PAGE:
We finally get out of Uyuni, Bolivia (with cash in hand) and take the six hour bus to Potosi. Before coming here I knew that Potosi is a colonial town and a mining town, but what I did not know is that it would end up being one of the most fun visits that we have had in a while. A lot of this is just due to luck and the good timing of our arrival in June.
Baby You're a Rich Man
In 1545 Potosi was conceived around one of the richest silver mines in human history. In its heyday Potosi was the largest city in the New World and bigger than Paris or London. Up until the late 18th century, 45,000 tons of silver had been extracted. Standing over the town is the mountain Cerro Rico whose veins have been giving out these minerals for centuries while millions of indigenous people and African slaves gave up their lives in return to The Mountain That Eats Men. The Spanish used to force workers to stay underground for six months at a time. Today, 466 years later, there is hardly any silver here but miners are still working in Cerro Rico to find zinc and tin.
|Cerro Rico overlooking Potosi|
|The center of Potosi still has several gems and|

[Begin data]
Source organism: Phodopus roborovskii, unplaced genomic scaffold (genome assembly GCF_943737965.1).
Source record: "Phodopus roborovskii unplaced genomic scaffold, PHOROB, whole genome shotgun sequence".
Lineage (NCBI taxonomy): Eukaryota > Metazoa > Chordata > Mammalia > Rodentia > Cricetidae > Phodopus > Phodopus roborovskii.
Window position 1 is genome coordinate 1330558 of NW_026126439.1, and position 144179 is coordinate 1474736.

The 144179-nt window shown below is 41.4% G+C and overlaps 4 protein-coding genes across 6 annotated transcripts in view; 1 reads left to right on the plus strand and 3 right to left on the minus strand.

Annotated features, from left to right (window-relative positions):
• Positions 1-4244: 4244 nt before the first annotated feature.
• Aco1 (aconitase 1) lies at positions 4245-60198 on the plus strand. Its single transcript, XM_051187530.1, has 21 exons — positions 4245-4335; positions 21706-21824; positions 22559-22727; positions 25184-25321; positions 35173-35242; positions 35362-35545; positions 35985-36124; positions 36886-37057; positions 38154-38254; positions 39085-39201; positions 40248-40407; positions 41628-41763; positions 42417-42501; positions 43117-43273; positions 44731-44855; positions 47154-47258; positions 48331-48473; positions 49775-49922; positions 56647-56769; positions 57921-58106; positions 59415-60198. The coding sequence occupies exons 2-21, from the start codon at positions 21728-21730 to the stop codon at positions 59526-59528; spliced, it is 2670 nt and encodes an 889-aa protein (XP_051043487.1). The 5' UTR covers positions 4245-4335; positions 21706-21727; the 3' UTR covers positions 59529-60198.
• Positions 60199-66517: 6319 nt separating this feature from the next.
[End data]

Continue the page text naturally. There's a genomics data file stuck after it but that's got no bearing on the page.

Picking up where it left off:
|ancient churches sprouting above town|
|The movie theater|
|A procession in front of the former Spanish mint|
We happen to arrive to Potosi on Saturday June 18th, a few days before the winter solstice. We and some others in our hotel are invited by two of the Bolivian staff to go with them to a party on a hill to commemorate winter solstice by welcoming the sunrise. On June 21, we leave our place in the cold and dark of 4:30 AM and walk about a half hour with just a thermos of coca tea and a bottle of Bolivian Whiskey - 96% pure evil cane alcohol - to keep us warm.
|Our first introduction to "Bolivian Whiskey" |
is this fire demonstration on the sidewalk
|One of the many bands on hand|
As light begins to climb over the hills to the east and the sun finally starts to rear its head, the fiesta stops and everyone turns to face the sun. It becomes very quiet. People raise their hands, palms out, to welcome the sun. Random individuals in the crowd make benedictions starting with the Quechua phrase "Hai Yai" and when finished everyone replies with "Hai Yai." I do not know what Hai Yai means.
|Facing the sun|
|Facing the crowd|
|Grilled llama for lunch|
|In the miners shop our second encounter with Bolivian|
Whiskey - the favorite drink of the miners.
We all take a swig of the 96% hell in a bottle and then our guide puts it back on the shelf
|A coca leaf seller|
|Our guide showing us specks of metal in the strainer.|
A lot of it is probably fool's gold
|There's something of value in there?|
|Having a break|
|Sharing coca leaves|
|Entrance to the mining area under Cerro Rico|
It's ready. Click here to read my second post about Potosi.
The video below is the trailer for the 2005 documentary film The Devil's Miner about a 14 year old boy working in the mines in Potosi and the miners' relationship with Tio below ground and their god above. The second mine that the boy works at, Rosario, is coincidentally the same one that we visit on our tour. I highly recommend you rent this film. It gives very good insight into life of the miners of Potosi.